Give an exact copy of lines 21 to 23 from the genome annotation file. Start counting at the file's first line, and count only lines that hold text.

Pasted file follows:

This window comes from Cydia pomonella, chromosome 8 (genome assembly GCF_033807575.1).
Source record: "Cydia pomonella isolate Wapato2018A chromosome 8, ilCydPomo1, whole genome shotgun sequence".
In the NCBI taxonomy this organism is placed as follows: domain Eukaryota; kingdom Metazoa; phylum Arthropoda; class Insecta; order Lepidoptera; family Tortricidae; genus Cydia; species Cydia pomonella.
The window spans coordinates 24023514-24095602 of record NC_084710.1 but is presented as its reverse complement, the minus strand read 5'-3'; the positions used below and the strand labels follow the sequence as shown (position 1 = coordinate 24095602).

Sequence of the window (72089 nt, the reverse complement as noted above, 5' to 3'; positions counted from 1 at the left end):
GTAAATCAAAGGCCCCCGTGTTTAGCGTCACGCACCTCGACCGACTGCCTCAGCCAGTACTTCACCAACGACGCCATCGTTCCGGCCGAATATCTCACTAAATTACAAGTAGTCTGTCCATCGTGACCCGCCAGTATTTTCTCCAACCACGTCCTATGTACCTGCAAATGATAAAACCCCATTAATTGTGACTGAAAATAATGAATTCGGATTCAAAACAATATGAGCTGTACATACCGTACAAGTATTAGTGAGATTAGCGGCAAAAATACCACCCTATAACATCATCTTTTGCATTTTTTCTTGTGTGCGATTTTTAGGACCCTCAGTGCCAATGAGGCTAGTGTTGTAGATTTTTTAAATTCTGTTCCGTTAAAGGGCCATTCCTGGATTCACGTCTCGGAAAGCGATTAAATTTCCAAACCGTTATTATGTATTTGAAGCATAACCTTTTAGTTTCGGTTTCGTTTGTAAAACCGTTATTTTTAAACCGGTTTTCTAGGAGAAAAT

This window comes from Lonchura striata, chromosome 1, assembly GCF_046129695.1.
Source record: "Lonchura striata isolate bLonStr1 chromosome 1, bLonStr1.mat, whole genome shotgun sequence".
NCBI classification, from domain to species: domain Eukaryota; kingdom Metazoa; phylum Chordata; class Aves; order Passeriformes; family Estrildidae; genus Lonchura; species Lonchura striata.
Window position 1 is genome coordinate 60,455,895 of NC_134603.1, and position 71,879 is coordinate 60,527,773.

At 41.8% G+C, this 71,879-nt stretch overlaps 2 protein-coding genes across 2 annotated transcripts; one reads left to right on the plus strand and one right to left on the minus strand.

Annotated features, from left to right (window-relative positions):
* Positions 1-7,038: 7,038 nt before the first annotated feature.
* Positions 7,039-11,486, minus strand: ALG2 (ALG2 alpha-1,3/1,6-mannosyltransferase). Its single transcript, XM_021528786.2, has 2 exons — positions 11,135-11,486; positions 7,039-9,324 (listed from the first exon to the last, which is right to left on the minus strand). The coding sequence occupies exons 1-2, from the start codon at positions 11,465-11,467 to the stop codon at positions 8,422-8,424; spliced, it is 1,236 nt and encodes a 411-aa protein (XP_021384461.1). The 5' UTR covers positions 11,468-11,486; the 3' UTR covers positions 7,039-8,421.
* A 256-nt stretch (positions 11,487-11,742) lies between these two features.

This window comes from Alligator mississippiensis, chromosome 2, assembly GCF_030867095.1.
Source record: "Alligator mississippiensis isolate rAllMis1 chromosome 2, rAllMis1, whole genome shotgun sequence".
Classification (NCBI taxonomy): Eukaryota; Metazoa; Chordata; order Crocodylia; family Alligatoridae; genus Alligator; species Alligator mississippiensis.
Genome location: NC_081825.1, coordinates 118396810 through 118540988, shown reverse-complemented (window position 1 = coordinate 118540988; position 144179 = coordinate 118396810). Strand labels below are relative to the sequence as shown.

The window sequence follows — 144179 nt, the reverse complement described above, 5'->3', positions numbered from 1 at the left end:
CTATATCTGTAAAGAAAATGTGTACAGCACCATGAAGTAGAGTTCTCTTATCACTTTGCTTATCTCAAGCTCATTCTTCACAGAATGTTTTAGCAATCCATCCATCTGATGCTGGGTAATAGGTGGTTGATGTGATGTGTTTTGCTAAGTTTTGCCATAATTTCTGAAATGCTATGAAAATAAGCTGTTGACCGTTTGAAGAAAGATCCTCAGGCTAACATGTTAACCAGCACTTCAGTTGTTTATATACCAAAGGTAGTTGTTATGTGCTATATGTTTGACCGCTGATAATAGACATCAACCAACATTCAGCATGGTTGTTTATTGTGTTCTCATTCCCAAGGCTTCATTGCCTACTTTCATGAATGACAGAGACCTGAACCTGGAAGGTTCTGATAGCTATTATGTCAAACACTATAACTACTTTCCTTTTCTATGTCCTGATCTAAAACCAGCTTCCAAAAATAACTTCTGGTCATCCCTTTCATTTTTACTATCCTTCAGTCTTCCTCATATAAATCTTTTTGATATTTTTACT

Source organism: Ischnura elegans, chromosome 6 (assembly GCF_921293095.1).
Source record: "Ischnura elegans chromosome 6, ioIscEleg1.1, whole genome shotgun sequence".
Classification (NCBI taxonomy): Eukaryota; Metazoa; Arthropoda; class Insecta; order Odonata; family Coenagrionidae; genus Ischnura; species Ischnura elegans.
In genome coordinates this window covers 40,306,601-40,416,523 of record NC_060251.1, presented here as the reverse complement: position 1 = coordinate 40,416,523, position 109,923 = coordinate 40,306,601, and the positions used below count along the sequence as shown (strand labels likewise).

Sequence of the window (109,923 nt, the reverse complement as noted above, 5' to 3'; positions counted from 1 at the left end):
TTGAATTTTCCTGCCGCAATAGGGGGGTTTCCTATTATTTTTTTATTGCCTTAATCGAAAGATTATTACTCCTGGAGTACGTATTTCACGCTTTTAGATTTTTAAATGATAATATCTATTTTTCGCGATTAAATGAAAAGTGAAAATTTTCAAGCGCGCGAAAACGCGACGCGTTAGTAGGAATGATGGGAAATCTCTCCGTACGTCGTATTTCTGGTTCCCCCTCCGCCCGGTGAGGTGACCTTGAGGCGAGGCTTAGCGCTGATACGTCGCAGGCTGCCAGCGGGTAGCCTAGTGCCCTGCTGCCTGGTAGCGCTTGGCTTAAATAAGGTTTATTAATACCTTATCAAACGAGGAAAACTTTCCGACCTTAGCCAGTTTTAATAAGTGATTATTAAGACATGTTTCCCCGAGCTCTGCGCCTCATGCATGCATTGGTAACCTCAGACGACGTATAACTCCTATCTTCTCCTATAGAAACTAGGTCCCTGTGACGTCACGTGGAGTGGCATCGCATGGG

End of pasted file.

CTATATCTGTAAAGAAAATGTGTACAGCACCATGAAGTAGAGTTCTCTTATCACTTTGCTTATCTCAAGCTCATTCTTCACAGAATGTTTTAGCAATCCATCCATCTGATGCTGGGTAATAGGTGGTTGATGTGATGTGTTTTGCTAAGTTTTGCCATAATTTCTGAAATGCTATGAAAATAAGCTGTTGACCGTTTGAAGAAAGATCCTCAGGCTAACATGTTAACCAGCACTTCAGTTGTTTATATACCAAAGGTAGTTGTTATGTGCTATATGTTTGACCGCTGATAATAGACATCAACCAACATTCAGCATGGTTGTTTATTGTGTTCTCATTCCCAAGGCTTCATTGCCTACTTTCATGAATGACAGAGACCTGAACCTGGAAGGTTCTGATAGCTATTATGTCAAACACTATAACTACTTTCCTTTTCTATGTCCTGATCTAAAACCAGCTTCCAAAAATAACTTCTGGTCATCCCTTTCATTTTTACTATCCTTCAGTCTTCCTCATATAAATCTTTTTGATATTTTTACT

Source organism: Ischnura elegans, chromosome 6 (assembly GCF_921293095.1).
Source record: "Ischnura elegans chromosome 6, ioIscEleg1.1, whole genome shotgun sequence".